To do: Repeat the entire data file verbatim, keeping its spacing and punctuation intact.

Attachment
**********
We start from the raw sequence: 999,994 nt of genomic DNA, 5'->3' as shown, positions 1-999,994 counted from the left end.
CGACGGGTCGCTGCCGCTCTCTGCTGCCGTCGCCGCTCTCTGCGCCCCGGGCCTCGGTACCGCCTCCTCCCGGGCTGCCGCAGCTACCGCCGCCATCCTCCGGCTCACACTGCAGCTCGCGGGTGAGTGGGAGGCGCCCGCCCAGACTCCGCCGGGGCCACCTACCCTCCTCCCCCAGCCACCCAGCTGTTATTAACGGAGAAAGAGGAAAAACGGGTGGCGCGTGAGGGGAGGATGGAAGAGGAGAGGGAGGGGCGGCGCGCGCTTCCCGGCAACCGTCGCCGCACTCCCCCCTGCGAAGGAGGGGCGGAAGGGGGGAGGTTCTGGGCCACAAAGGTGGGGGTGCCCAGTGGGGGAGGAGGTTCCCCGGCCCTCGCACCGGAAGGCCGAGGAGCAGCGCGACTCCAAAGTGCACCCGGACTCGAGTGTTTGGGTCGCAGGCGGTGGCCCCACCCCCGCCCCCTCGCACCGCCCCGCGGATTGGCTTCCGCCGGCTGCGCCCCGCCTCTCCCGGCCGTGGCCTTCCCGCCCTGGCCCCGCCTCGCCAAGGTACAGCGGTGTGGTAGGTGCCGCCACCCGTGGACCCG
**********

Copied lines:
We start from the raw sequence: 999,994 nt of genomic DNA, 5'->3' as shown, positions 1-999,994 counted from the left end.
CGACGGGTCGCTGCCGCTCTCTGCTGCCGTCGCCGCTCTCTGCGCCCCGGGCCTCGGTACCGCCTCCTCCCGGGCTGCCGCAGCTACCGCCGCCATCCTCCGGCTCACACTGCAGCTCGCGGGTGAGTGGGAGGCGCCCGCCCAGACTCCGCCGGGGCCACCTACCCTCCTCCCCCAGCCACCCAGCTGTTATTAACGGAGAAAGAGGAAAAACGGGTGGCGCGTGAGGGGAGGATGGAAGAGGAGAGGGAGGGGCGGCGCGCGCTTCCCGGCAACCGTCGCCGCACTCCCCCCTGCGAAGGAGGGGCGGAAGGGGGGAGGTTCTGGGCCACAAAGGTGGGGGTGCCCAGTGGGGGAGGAGGTTCCCCGGCCCTCGCACCGGAAGGCCGAGGAGCAGCGCGACTCCAAAGTGCACCCGGACTCGAGTGTTTGGGTCGCAGGCGGTGGCCCCACCCCCGCCCCCTCGCACCGCCCCGCGGATTGGCTTCCGCCGGCTGCGCCCCGCCTCTCCCGGCCGTGGCCTTCCCGCCCTGGCCCCGCCTCGCCAAGGTACAGCGGTGTGGTAGGTGCCGCCACCCGTGGACCCG